The Year of Fire Horse witnessed an intensified and broadened crackdown on civil societies: NGOs, lawyers, journalists, as well as all outspoken “public intellectuals”—a title shared by some liberal thinkers and scholars—have all been targeted. Xu Zhiyong, one of the leading figures of the “New Citizens” movement, was sentenced to four years in prison at the beginning of the year for “gathering crowds to disrupt public order.” Pu Zhiqiang, the country’s most prominent civil rights lawyer, has also been arrested and jailed.
9. “Martial law on the Internet”
The Central Internet Security Group was established earlier in the year and has been led by President Xi. The Party leadership believes Internet security and informatization is a strategic issue concerning a country’s security and development, as well as people’s lives and work. The Great Fire Wall has enhanced its functions by tightly controlling and censoring social media and carefully filtering “harmful” information. Two hugely popular Chinese websites that provided free subtitles for foreign films and TV series, as well as web streaming services of those foreign shows, were shut down in November. YouTube, Twitter, Facebook, Instagram, and Google are also completely blocked. By the end of 2014, Gmail and Virtual Private Network (VPN) services—two of the last few possibilities educated Chinese use to connect to the outside world—were blocked, too. Observers believe the government is determined to make the Chinese Internet a local area network separated from the real Internet.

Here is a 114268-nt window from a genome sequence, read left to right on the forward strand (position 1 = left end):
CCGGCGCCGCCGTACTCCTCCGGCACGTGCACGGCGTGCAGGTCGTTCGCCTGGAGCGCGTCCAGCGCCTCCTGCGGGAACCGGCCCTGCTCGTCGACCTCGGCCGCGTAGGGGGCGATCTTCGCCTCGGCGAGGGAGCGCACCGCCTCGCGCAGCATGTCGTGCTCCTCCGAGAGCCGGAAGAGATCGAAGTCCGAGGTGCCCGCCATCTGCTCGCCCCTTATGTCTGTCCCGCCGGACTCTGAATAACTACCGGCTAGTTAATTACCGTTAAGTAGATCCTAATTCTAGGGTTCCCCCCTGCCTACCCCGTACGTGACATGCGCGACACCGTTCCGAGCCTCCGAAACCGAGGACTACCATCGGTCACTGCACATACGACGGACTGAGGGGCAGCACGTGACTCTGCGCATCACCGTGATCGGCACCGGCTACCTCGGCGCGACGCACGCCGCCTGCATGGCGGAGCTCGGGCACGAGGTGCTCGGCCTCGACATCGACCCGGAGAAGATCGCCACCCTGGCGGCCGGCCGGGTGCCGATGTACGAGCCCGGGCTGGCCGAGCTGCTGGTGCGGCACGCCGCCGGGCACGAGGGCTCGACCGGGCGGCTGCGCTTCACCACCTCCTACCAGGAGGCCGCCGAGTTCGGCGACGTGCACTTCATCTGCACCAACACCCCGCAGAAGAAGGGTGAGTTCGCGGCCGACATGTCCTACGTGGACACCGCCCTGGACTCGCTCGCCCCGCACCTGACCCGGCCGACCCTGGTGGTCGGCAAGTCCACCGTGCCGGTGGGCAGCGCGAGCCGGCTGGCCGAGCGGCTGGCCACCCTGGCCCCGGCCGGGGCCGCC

10. Foreign businesses facing unprecedented legal and regulatory problems
Legal, regulatory, and business environments for foreign businesses in China are deteriorating rapidly in China.
To read the full version of reviews, click here (pdf).